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We’re approaching the time of year when high school seniors start getting acceptance letters from colleges and universities, a nerve-wracking time for sure.

But increasingly, seniors are taking a year off before starting high school, known as a gap year — most famously of late Malia Obama. Research has shown that teens who take a gap year benefit from having a fresh perspective and an energized focus on their education when they start college.

But which should kids have all the fun? Which is why I suggest that as the kids leave the nest, whether for college or a gap year, their parents should take a marital gap year, too.


Challenges of the ‘second half of marriage’

While some couples enjoy their empty nest as a time to travel and reconnect as a couple without the distraction of raising children, the reality is many long-married couples fall apart, finding themselves strangers with nothing to say to each other and years of built-up resentments.

It’s hard for some to navigate what authors David and Claudia Arp call “the second half of marriage” — the years that come post-kids — as evidenced by the divorce rate among baby boomers, which has jumped by more than 50 percent over the past 20 years. They’ve raised their kids, their job is done. They’re still “Mom” or “Dad,” but that role is no longer the dominant one. Who are they now?

“People think that when spouses grow apart, it’s because there is some big conflict or major divide. That’s not necessarily true,” according to Eli Karam, assistant professor at the University of Louisville’s marriage and family therapy program. They withdraw, he says.

So, couples can either divorce … or they can take a gap year off from their marriage to have a fresh perspective and new energy that they can put toward their union. But you can’t wait until the kids leave to talk about this and plan for it.

Karam suggests that couples create a long-term strategic plan, what we call in The New I Do a marital plan, one that couples would tweak as their life changes — like when the last kid moves out. They should ask themselves what they want their marriage to be like once the kids are gone, would they move or downsize, what types of experiences would they want to share — or not, he says.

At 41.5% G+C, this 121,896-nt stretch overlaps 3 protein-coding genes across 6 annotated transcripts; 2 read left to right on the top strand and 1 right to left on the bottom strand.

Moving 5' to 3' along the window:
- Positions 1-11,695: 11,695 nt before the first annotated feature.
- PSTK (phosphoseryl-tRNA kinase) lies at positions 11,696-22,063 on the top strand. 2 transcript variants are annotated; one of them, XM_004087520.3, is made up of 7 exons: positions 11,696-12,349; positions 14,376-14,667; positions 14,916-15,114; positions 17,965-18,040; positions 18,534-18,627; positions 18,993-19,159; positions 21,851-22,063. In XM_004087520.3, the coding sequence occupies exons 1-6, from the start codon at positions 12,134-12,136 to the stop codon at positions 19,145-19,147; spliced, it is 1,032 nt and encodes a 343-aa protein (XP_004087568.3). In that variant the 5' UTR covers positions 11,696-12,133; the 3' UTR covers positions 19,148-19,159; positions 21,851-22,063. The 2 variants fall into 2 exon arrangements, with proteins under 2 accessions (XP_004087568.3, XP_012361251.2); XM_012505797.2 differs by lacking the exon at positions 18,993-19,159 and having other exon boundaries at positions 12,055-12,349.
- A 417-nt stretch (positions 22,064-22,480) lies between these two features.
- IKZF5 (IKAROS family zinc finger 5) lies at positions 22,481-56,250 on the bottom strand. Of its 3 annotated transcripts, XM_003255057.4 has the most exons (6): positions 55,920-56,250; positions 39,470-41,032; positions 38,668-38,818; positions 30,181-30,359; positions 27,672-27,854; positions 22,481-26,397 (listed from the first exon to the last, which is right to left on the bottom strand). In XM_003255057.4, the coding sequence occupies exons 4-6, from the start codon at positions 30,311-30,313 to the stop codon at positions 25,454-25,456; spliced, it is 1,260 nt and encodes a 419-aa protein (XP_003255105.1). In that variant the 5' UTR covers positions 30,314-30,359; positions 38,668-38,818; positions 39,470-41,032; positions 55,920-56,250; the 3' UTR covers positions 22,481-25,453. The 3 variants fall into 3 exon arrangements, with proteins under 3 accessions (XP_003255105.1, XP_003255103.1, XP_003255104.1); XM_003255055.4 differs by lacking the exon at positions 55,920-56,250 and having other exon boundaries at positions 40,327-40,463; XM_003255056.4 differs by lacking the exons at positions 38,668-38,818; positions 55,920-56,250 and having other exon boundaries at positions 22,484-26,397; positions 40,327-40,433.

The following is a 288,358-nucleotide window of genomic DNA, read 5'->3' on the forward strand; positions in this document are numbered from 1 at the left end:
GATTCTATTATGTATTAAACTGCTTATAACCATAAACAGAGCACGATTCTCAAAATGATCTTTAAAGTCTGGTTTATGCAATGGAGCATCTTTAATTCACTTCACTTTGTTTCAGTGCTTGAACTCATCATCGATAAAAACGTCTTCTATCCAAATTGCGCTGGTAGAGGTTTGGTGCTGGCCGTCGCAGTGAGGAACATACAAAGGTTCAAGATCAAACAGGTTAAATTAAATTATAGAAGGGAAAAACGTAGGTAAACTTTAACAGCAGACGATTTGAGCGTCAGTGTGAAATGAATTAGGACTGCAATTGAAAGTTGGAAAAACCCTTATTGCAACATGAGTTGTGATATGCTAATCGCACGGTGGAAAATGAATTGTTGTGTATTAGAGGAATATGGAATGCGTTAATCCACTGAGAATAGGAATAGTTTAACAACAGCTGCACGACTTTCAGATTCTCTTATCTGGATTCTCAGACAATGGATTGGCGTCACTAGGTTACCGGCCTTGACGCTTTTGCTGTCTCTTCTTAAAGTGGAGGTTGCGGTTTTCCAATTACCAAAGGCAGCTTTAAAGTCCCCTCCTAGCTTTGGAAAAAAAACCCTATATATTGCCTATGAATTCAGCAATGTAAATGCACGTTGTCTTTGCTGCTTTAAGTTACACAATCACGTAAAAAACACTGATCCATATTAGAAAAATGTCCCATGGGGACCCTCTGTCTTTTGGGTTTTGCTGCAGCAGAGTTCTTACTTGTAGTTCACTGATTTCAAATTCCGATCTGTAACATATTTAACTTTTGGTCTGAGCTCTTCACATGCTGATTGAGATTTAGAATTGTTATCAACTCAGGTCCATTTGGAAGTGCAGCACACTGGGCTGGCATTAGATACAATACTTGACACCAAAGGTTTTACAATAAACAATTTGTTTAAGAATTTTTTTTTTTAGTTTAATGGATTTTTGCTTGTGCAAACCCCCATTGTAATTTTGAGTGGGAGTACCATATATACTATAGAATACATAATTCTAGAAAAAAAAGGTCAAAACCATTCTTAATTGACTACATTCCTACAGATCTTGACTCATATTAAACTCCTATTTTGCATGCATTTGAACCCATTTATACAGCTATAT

Tweaking the marital model

And perhaps how much they’d like to shake up things — like Lise and Emil Stoessel. By the time their youngest went off to college, after 20-plus years of marriage, the couple were barely talking to each other. They could have divorced, but instead they decided to become a live apart together couple, or apartners. It saved their marriage, they say, and Lise wrote a book, Living Happily Ever After, Separately, to help other couples consider LAT as an option.

Becoming a LAT is just one of many options. Some might want to open up their marriage, others may want to travel separately or study or work abroad, or — well, the possibilities are endless.

Of course, the Stoessels made their arrangement permanent — they didn’t just take a year off. If they had planned for their life post-kids, perhaps a gap year would have been enough.

In The Marriage Sabbatical: The Journey That Brings You Home, author Cheryl Jarvis details the stories of 55 women who took time off their marriage — about three months — including herself. The empty nest often hits women hardest because they’re typically the main caretaker. It’s not just a gal thing, though — men need a break, too.

But, you may be asking, won’t that just make couples feel even more disconnected? Shouldn’t couples be taking that time to work on their marriage and do things together? Sure, maybe, if that’s what they both want. Except one person might be ready to retire and the other isn’t, or both are ready to retire but want different things from retirement, or — as is often the case — by that time, the marriage is beyond the point of re-creating, and they’ll either stay together, miserably, or divorce.

Sometimes, it takes doing something bold and perhaps scary to get out of the marital rut.

A gap year is actually a great way to work on a marriage because each person would have time to do some critical self care and growth and, just like gap-year kids, might be re-energized, and have a new perspective and perhaps even a new appreciation for their marriage. After 15, 20, 25 years of marriage, that just might be what helps a couple make it “until death” — happily.

Want to learn how to re-create your marriage? (Of course you do!) Read The New I Do: Reshaping Marriage for Skeptics, Realists and Rebels (Seal Press). Order the book on Amazon, follow us on Twitter and like us on Facebook.



One Response to “A gap year for empty-nesters”

  1. Jono says:

    I don’t have the excuse of raised kids because I never had any, but a year off would be a good thing for all the reasons stated and then some. Stepping back and taking a good look or just taking a rest to see what I still want to do or need to do or even need to be would be very healthy. I’ll run it past my wife and see what she says.

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